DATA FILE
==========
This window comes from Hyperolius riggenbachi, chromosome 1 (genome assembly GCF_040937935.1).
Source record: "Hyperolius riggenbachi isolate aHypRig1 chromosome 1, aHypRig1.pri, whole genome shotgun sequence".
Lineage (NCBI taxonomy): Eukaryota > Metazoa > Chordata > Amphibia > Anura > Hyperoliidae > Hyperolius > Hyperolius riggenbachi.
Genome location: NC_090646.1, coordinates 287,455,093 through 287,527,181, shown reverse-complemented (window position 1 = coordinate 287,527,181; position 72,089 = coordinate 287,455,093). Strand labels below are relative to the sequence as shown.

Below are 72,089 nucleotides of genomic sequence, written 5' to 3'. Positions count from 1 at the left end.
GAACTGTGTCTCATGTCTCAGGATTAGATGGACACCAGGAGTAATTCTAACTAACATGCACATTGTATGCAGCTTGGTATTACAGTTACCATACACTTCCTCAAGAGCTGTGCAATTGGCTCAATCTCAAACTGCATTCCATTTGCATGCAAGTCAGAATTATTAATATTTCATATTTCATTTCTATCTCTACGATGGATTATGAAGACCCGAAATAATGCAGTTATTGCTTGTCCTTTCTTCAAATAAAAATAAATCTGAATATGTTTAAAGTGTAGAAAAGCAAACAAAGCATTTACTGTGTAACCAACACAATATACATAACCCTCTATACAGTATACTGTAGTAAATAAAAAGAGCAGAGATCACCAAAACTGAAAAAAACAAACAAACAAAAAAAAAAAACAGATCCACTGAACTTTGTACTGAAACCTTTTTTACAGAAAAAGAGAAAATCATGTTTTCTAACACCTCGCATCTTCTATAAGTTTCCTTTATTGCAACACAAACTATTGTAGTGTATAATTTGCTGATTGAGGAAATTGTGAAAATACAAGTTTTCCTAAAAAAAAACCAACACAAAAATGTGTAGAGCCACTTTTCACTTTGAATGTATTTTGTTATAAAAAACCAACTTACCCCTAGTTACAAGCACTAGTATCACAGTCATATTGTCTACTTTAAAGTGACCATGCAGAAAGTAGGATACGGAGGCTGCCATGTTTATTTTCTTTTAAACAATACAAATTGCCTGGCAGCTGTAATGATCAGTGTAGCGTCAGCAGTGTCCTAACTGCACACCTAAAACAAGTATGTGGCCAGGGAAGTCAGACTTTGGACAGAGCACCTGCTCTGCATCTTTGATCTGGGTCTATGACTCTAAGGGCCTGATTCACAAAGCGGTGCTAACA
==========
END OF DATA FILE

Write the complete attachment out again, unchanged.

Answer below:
This window comes from Hyperolius riggenbachi, chromosome 1 (genome assembly GCF_040937935.1).
Source record: "Hyperolius riggenbachi isolate aHypRig1 chromosome 1, aHypRig1.pri, whole genome shotgun sequence".
Lineage (NCBI taxonomy): Eukaryota > Metazoa > Chordata > Amphibia > Anura > Hyperoliidae > Hyperolius > Hyperolius riggenbachi.
Genome location: NC_090646.1, coordinates 287,455,093 through 287,527,181, shown reverse-complemented (window position 1 = coordinate 287,527,181; position 72,089 = coordinate 287,455,093). Strand labels below are relative to the sequence as shown.

Below are 72,089 nucleotides of genomic sequence, written 5' to 3'. Positions count from 1 at the left end.
GAACTGTGTCTCATGTCTCAGGATTAGATGGACACCAGGAGTAATTCTAACTAACATGCACATTGTATGCAGCTTGGTATTACAGTTACCATACACTTCCTCAAGAGCTGTGCAATTGGCTCAATCTCAAACTGCATTCCATTTGCATGCAAGTCAGAATTATTAATATTTCATATTTCATTTCTATCTCTACGATGGATTATGAAGACCCGAAATAATGCAGTTATTGCTTGTCCTTTCTTCAAATAAAAATAAATCTGAATATGTTTAAAGTGTAGAAAAGCAAACAAAGCATTTACTGTGTAACCAACACAATATACATAACCCTCTATACAGTATACTGTAGTAAATAAAAAGAGCAGAGATCACCAAAACTGAAAAAAACAAACAAACAAAAAAAAAAAACAGATCCACTGAACTTTGTACTGAAACCTTTTTTACAGAAAAAGAGAAAATCATGTTTTCTAACACCTCGCATCTTCTATAAGTTTCCTTTATTGCAACACAAACTATTGTAGTGTATAATTTGCTGATTGAGGAAATTGTGAAAATACAAGTTTTCCTAAAAAAAAACCAACACAAAAATGTGTAGAGCCACTTTTCACTTTGAATGTATTTTGTTATAAAAAACCAACTTACCCCTAGTTACAAGCACTAGTATCACAGTCATATTGTCTACTTTAAAGTGACCATGCAGAAAGTAGGATACGGAGGCTGCCATGTTTATTTTCTTTTAAACAATACAAATTGCCTGGCAGCTGTAATGATCAGTGTAGCGTCAGCAGTGTCCTAACTGCACACCTAAAACAAGTATGTGGCCAGGGAAGTCAGACTTTGGACAGAGCACCTGCTCTGCATCTTTGATCTGGGTCTATGACTCTAAGGGCCTGATTCACAAAGCGGTGCTAACA